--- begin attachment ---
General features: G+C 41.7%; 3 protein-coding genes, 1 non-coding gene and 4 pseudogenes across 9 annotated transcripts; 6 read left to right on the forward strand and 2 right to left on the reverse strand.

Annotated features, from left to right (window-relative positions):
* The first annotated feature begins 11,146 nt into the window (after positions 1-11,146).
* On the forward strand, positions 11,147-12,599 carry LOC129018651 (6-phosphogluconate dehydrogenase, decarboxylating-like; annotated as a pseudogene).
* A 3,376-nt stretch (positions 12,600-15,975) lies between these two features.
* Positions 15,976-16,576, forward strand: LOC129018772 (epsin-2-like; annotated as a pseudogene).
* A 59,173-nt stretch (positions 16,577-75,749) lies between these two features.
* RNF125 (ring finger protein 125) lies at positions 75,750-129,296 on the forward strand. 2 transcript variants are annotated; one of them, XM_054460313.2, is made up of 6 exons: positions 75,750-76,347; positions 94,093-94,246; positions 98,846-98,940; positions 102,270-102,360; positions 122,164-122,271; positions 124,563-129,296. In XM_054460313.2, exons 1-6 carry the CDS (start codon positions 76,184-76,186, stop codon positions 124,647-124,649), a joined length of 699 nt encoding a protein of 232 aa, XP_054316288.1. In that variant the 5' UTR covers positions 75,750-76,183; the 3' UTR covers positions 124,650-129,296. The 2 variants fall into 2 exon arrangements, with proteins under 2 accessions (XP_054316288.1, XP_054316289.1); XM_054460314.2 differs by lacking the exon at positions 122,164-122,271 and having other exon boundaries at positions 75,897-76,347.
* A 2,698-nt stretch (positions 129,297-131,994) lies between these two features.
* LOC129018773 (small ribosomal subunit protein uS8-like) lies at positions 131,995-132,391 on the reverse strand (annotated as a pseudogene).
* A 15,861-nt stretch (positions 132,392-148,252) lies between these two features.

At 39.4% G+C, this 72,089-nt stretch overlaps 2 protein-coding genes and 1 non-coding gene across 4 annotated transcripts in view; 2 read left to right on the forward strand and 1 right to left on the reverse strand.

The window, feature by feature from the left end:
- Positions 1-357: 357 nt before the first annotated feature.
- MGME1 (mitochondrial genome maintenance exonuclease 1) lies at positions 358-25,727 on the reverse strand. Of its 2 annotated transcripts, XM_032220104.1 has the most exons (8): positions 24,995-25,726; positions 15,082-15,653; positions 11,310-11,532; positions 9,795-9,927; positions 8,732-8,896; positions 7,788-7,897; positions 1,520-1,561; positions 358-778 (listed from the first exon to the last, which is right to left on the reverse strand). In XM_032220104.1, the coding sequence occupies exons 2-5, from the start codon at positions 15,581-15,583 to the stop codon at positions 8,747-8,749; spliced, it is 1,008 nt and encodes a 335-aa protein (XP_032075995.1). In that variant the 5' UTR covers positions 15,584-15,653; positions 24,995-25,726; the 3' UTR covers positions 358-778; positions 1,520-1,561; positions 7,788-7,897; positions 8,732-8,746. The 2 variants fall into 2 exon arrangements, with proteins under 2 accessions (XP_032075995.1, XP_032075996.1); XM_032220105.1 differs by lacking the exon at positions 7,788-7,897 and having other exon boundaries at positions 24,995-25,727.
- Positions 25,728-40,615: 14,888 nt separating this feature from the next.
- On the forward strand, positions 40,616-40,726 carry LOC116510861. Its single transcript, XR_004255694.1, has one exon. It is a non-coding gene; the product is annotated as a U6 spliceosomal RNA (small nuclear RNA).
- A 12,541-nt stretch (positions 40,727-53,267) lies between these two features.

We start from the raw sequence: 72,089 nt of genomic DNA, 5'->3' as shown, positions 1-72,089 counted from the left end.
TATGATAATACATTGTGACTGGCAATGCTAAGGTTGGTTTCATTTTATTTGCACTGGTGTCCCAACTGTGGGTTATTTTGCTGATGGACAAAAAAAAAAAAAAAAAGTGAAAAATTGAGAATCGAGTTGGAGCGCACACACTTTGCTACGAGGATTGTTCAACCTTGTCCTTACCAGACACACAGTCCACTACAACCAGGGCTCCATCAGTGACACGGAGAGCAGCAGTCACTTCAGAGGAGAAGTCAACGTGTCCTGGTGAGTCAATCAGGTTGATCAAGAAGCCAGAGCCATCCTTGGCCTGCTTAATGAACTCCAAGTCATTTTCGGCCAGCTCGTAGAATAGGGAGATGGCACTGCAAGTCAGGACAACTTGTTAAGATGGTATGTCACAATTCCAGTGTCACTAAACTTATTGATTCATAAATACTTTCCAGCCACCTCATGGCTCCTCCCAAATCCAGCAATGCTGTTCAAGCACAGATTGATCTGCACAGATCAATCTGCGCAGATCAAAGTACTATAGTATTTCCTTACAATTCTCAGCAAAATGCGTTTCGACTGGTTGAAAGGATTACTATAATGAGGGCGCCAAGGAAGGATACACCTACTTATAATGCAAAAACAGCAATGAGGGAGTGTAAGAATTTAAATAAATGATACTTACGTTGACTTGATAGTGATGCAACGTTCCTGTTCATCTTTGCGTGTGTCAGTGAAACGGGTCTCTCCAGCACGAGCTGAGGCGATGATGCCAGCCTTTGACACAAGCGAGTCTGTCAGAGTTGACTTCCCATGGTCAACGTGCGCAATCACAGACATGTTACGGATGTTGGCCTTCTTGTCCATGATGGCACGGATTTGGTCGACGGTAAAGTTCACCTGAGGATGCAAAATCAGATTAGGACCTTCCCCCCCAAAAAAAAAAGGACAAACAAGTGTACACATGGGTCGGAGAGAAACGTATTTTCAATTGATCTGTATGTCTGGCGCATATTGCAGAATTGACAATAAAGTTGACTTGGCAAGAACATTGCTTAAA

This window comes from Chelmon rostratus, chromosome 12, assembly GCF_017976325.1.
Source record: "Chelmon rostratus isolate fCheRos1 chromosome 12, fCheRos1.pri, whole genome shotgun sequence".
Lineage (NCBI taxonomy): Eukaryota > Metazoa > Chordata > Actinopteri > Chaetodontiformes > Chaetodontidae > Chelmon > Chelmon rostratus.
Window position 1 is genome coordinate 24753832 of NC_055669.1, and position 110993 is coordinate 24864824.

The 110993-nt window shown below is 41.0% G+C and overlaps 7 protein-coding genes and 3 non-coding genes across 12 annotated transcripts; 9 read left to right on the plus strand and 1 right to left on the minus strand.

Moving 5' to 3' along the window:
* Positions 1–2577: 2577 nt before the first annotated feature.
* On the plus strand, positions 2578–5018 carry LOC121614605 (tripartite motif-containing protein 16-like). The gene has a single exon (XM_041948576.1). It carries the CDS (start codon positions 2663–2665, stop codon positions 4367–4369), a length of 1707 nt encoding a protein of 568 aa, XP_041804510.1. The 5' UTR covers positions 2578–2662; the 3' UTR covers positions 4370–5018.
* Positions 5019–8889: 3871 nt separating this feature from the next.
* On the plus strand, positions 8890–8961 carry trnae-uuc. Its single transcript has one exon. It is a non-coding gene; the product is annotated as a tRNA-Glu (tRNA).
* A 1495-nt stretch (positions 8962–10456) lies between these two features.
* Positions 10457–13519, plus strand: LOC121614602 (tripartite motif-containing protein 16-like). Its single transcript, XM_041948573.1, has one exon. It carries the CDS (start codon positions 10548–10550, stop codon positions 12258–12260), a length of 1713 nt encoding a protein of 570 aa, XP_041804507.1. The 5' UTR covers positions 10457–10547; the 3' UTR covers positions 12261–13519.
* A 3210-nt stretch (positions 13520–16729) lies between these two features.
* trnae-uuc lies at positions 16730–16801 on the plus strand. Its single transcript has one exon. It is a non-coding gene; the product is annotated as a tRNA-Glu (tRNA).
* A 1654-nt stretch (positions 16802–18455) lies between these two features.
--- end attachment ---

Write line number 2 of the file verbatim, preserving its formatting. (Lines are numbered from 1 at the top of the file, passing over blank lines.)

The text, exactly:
Annotated features, from left to right (window-relative positions):